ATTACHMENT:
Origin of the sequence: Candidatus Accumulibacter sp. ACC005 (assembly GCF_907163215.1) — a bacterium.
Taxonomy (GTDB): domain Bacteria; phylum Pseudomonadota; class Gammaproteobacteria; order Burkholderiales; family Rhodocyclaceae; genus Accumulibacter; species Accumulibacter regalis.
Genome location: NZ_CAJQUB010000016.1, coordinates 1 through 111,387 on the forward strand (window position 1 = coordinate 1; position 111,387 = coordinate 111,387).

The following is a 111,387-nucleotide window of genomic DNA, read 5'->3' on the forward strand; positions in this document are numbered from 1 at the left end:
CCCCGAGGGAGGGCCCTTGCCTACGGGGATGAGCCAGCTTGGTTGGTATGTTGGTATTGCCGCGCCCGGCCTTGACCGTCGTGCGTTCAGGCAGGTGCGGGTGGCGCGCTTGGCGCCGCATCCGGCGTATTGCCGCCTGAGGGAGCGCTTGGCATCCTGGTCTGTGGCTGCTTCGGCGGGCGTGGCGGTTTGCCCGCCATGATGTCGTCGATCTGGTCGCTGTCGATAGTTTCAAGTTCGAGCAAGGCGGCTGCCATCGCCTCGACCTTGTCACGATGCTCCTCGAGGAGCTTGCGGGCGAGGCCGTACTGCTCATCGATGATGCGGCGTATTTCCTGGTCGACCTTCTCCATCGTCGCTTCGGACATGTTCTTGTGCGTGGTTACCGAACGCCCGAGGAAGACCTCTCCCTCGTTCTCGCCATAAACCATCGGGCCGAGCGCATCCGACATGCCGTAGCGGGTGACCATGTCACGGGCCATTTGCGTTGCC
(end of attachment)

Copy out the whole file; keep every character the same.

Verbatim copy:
Origin of the sequence: Candidatus Accumulibacter sp. ACC005 (assembly GCF_907163215.1) — a bacterium.
Taxonomy (GTDB): domain Bacteria; phylum Pseudomonadota; class Gammaproteobacteria; order Burkholderiales; family Rhodocyclaceae; genus Accumulibacter; species Accumulibacter regalis.
Genome location: NZ_CAJQUB010000016.1, coordinates 1 through 111,387 on the forward strand (window position 1 = coordinate 1; position 111,387 = coordinate 111,387).

The following is a 111,387-nucleotide window of genomic DNA, read 5'->3' on the forward strand; positions in this document are numbered from 1 at the left end:
CCCCGAGGGAGGGCCCTTGCCTACGGGGATGAGCCAGCTTGGTTGGTATGTTGGTATTGCCGCGCCCGGCCTTGACCGTCGTGCGTTCAGGCAGGTGCGGGTGGCGCGCTTGGCGCCGCATCCGGCGTATTGCCGCCTGAGGGAGCGCTTGGCATCCTGGTCTGTGGCTGCTTCGGCGGGCGTGGCGGTTTGCCCGCCATGATGTCGTCGATCTGGTCGCTGTCGATAGTTTCAAGTTCGAGCAAGGCGGCTGCCATCGCCTCGACCTTGTCACGATGCTCCTCGAGGAGCTTGCGGGCGAGGCCGTACTGCTCATCGATGATGCGGCGTATTTCCTGGTCGACCTTCTCCATCGTCGCTTCGGACATGTTCTTGTGCGTGGTTACCGAACGCCCGAGGAAGACCTCTCCCTCGTTCTCGCCATAAACCATCGGGCCGAGCGCATCCGACATGCCGTAGCGGGTGACCATGTCACGGGCCATTTGCGTTGCC